You would think that after spending over 30 years on this planet that I would learn some basic life skills. Namely: IF IT ISN'T BROKE, DON'T FIX IT!
I ride in an Advantage Saddle which is a western based endurance saddle. I like it. Gem likes it. It is the first saddle that has ever truly fit the mare. She has gotten an A for back score at every ride. A normal person would just roll with it. Keep on keeping on and all that.
Not me. You see I suffer from something coined "Destination Addiction". Its the feeling that the next thing will be the perfect thing. The next job, the next saddle, the next house. Seriously, its the reason I've moved a dozen times and still keep looking for that "perfect" place. (Most recently it was asking the hubby if maybe we should move to New Mexico, yeah...I'm that crazy)
So I begin to tinker. Yes, this saddle is good...but what if I can find great?
For some reason my heart is set on a dressage saddle despite the fact that some of the highest mileage endurance people say not to. There are all sorts of reasons for this: the saddles have too small of a surface area, they are meant for flat work and cause odd pressure areas with hills, they are built for uphill horses etc....
I don't care. I want a dressage saddle. Two things have prevented me from jumping off the deep end: 1) I have no money at all and 2) I have yet to find a dressage saddle that fits the mare.
When thwarted by simple common sense and a hard to fit mare, the next best thing to do is ride in your current saddle as if it was a dressage saddle. Makes a lot of sense, no?
The Advantage saddle doesn't really force a chair seat, but it doesn't put you in a dressage position either because, well, it isn't a dressage saddle. I've never been sore in this saddle even after a 50, but that didn't stop me on Saturday from cranking my legs back and riding in a more classic dressage position. It felt good at the moment. My legs draped better around my mare and they hugged her sides. She didn't seem to notice either way.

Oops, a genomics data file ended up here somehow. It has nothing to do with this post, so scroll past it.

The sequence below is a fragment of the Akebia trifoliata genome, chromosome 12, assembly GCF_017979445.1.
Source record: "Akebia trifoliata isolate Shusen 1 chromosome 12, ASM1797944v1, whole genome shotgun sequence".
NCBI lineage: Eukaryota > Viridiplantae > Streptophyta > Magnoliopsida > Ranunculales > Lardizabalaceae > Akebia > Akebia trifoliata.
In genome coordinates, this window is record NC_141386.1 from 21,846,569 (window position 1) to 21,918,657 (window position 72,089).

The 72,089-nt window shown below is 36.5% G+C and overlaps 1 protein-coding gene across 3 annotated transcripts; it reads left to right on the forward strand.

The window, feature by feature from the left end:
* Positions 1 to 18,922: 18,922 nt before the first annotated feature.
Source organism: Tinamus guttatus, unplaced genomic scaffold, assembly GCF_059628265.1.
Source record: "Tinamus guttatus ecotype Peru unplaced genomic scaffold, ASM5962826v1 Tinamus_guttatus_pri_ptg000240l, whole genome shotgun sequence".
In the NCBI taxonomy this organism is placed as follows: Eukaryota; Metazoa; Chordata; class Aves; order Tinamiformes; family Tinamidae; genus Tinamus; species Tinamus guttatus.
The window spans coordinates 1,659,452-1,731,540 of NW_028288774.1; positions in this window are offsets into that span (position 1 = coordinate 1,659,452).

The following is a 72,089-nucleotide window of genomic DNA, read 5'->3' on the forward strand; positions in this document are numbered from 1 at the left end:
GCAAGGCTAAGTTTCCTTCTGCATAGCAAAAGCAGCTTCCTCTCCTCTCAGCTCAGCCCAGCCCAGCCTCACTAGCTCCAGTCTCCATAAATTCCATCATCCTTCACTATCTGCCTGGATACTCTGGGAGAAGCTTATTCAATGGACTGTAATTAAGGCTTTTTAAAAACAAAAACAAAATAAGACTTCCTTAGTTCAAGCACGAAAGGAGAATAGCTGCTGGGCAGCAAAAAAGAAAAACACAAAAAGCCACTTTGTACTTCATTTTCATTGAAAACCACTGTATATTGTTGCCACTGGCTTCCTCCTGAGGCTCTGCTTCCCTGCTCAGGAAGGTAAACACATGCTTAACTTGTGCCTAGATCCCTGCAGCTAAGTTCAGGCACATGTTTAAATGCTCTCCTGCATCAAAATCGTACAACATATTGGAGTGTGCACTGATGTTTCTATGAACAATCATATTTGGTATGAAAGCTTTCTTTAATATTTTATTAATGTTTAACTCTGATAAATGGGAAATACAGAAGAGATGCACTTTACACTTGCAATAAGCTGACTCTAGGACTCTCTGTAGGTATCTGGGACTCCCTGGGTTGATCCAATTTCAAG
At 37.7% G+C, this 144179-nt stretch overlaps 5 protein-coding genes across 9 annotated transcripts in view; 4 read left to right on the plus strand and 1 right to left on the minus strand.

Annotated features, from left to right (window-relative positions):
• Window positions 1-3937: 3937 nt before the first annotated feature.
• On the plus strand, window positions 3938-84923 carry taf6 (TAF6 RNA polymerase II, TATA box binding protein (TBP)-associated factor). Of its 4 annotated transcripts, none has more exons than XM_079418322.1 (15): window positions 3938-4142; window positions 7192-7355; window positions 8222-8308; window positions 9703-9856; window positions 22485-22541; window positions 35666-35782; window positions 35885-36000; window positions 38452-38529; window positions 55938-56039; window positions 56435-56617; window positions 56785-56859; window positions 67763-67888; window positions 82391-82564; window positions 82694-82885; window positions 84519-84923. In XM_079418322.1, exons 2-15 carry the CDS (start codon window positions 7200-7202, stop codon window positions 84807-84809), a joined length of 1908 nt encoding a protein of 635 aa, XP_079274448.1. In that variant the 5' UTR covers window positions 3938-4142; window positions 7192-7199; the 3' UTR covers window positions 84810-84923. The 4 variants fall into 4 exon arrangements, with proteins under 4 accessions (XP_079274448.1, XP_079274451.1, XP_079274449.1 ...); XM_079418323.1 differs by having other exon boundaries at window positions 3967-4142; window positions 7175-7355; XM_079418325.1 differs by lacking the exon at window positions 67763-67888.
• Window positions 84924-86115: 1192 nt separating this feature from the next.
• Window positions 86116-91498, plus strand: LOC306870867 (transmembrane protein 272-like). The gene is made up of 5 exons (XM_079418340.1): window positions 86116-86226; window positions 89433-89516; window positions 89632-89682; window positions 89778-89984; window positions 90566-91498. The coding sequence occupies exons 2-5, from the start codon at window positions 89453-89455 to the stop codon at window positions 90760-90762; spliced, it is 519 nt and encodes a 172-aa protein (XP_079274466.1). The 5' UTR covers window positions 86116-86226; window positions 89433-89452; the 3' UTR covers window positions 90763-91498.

We finished the ride and I patted myself on the back.
And then Sunday morning I couldn't move. I had a knife like pain in my IT band up in my left hip. I hobbled around and tried stretching it throughout the day to no avail. Dusty laughed at me and shook his head wondering if I will ever learn to just leave well enough alone.
Monday I was a bit better, but still super tight. I went to the barn for Gem's farrier appointment and went into a panic when I went to curry her back and she scooted away from me in pain. She was back sore. For the first time in 6 years. Even in the most awful fitting saddles, she was never back sore.
I flipped out. I texted Dusty that the 100 would have to be cancelled. That I would have to sell my saddle and go on a saddle hunt. That all was lost.
He then reminded me of my hair brain idea to ride in my saddle completely different for no apparent reason and that I was sore myself in a place I had never been sore before. He recommened massage. At least one of us is sane.
I massaged her loins where she was sore and she relaxed and began to chew. I rubbed and rubbed and when I was done she was fine.
I, on the other hand, am still incredibly tight at my left hip and all the stretching isn't doing much good. I am going to call my PT friend and ask them for some advice.
Lesson learned though. For now anyway. Don't fix something that isn't broken. Don't change just for the sake of change. At least not a month prior to a 100.